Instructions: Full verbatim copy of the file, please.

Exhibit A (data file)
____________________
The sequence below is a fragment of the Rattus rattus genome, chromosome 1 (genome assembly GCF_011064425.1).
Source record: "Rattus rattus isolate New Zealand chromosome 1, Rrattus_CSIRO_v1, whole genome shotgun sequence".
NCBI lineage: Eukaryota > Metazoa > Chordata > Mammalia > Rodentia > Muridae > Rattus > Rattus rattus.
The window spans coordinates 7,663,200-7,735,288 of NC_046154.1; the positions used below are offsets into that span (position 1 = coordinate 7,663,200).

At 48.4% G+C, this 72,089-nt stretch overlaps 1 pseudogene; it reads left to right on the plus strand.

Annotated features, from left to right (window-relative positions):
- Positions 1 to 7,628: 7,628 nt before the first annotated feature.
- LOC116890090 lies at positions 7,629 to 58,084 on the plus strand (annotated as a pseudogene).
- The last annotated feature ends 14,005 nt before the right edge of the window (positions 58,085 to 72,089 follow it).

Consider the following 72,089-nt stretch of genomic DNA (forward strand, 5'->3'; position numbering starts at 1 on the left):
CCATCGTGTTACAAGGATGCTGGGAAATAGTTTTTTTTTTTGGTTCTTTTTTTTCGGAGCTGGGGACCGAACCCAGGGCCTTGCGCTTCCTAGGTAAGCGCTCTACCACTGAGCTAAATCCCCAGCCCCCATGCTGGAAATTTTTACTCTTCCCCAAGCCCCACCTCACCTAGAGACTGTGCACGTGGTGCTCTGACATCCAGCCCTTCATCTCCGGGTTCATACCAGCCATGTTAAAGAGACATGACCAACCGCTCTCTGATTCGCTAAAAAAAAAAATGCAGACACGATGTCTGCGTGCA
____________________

The sequence below is a fragment of the Rattus rattus genome, chromosome 1 (genome assembly GCF_011064425.1).
Source record: "Rattus rattus isolate New Zealand chromosome 1, Rrattus_CSIRO_v1, whole genome shotgun sequence".
NCBI lineage: Eukaryota > Metazoa > Chordata > Mammalia > Rodentia > Muridae > Rattus > Rattus rattus.
The window spans coordinates 7,663,200-7,735,288 of NC_046154.1; the positions used below are offsets into that span (position 1 = coordinate 7,663,200).

At 48.4% G+C, this 72,089-nt stretch overlaps 1 pseudogene; it reads left to right on the plus strand.

Annotated features, from left to right (window-relative positions):
- Positions 1 to 7,628: 7,628 nt before the first annotated feature.
- LOC116890090 lies at positions 7,629 to 58,084 on the plus strand (annotated as a pseudogene).
- The last annotated feature ends 14,005 nt before the right edge of the window (positions 58,085 to 72,089 follow it).

Consider the following 72,089-nt stretch of genomic DNA (forward strand, 5'->3'; position numbering starts at 1 on the left):
CCATCGTGTTACAAGGATGCTGGGAAATAGTTTTTTTTTTTGGTTCTTTTTTTTCGGAGCTGGGGACCGAACCCAGGGCCTTGCGCTTCCTAGGTAAGCGCTCTACCACTGAGCTAAATCCCCAGCCCCCATGCTGGAAATTTTTACTCTTCCCCAAGCCCCACCTCACCTAGAGACTGTGCACGTGGTGCTCTGACATCCAGCCCTTCATCTCCGGGTTCATACCAGCCATGTTAAAGAGACATGACCAACCGCTCTCTGATTCGCTAAAAAAAAAAATGCAGACACGATGTCTGCGTGCA